Remember as a kid trying to read your friends’ minds at a slumber party? For my 10th birthday, it came in between “Truth or Dare” and the Séance.
Now flash forward to the future (past “Men Who Stare at Goats“), where new technology potentially could erase communication barriers caused by traditional language differences. The program, funded by the US Military’s DARPA is called “Silent Talk” and involves computer-mediated telepathy.
While I’m still with one foot in the “can’t we all just get along” phase, here’s some food for thought from scientist Dr. Edgar Lara-Curzio (and new Intercultural Talk reader!) who knows about these things:
DARPA (Defense Advanced Research Projects Agency) has been funding research to develop brain-machine interfaces. Some of these projects have been very successful.
For example, some soldiers who lost limbs in combat have regained mobility by wiring artificial limbs to the brain using existing nerves (see video below) humans also have become able to operate wheel chairs with their thoughts. (ed. note-in this clip also demonstrates ability to convert human thought into spoken language on a computer.)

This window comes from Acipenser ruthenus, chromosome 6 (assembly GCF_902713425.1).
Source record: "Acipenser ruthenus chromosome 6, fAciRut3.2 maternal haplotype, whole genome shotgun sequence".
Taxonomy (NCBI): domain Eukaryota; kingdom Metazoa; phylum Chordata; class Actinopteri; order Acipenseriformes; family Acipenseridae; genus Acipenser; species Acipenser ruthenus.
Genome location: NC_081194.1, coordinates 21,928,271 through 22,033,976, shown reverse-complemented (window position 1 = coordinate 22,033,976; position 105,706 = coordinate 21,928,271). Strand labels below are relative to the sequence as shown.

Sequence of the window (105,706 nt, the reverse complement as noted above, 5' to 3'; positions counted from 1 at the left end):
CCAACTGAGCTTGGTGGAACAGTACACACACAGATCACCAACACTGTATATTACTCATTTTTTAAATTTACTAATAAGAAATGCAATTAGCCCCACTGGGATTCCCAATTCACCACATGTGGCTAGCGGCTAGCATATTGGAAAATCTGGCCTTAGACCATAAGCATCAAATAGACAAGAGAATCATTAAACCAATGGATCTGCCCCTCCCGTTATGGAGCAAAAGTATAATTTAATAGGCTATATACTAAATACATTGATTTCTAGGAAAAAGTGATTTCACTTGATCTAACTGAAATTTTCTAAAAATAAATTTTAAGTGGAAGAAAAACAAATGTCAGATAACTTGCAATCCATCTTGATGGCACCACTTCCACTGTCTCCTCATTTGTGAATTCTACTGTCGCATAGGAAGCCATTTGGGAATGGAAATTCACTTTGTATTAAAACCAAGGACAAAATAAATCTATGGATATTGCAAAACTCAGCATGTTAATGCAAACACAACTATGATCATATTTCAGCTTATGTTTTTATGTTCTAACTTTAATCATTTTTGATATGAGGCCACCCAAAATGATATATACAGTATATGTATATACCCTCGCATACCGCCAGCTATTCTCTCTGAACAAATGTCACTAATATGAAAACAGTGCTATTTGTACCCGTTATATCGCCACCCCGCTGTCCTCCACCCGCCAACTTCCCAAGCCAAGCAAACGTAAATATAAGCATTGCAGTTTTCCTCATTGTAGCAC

I bet it is just a matter of time before we can start communicating with others by exchanging thoughts instead of using words.
I have been asked if such communications will be in a specific language (e.g., English, Spanish). I don’t think that will be the case. Instead, I believe there is a truly universal code of thoughts that will allow us to communicate regardless of what spoken language we learned or use.
After 9/11 DARPA funded the Translingual Information Detection, Extraction and Summarization Program (TIDES) to “enable English speakers to access and understand critical information quickly. The input to TIDES systems could be speech or text, and could involve numerous languages.”
They also funded the development of Babylon “to develop rapid, two-way, natural language speech interfaces.” While the initial goal of these programs is to support national security missions, the technologies that will derive from them will eventually find their way to the market place and will be used in civilian applications.
A few years from today you will be able to use commercial tools for your work in intercultural communications that had their genesis in Babylon and TIDES.
We are at the verge of a different, new and exciting world.
Have you thought about these possibilities? How would such developments facilitate intercultural communications?
photo credit: Sunny Laid Back L.A.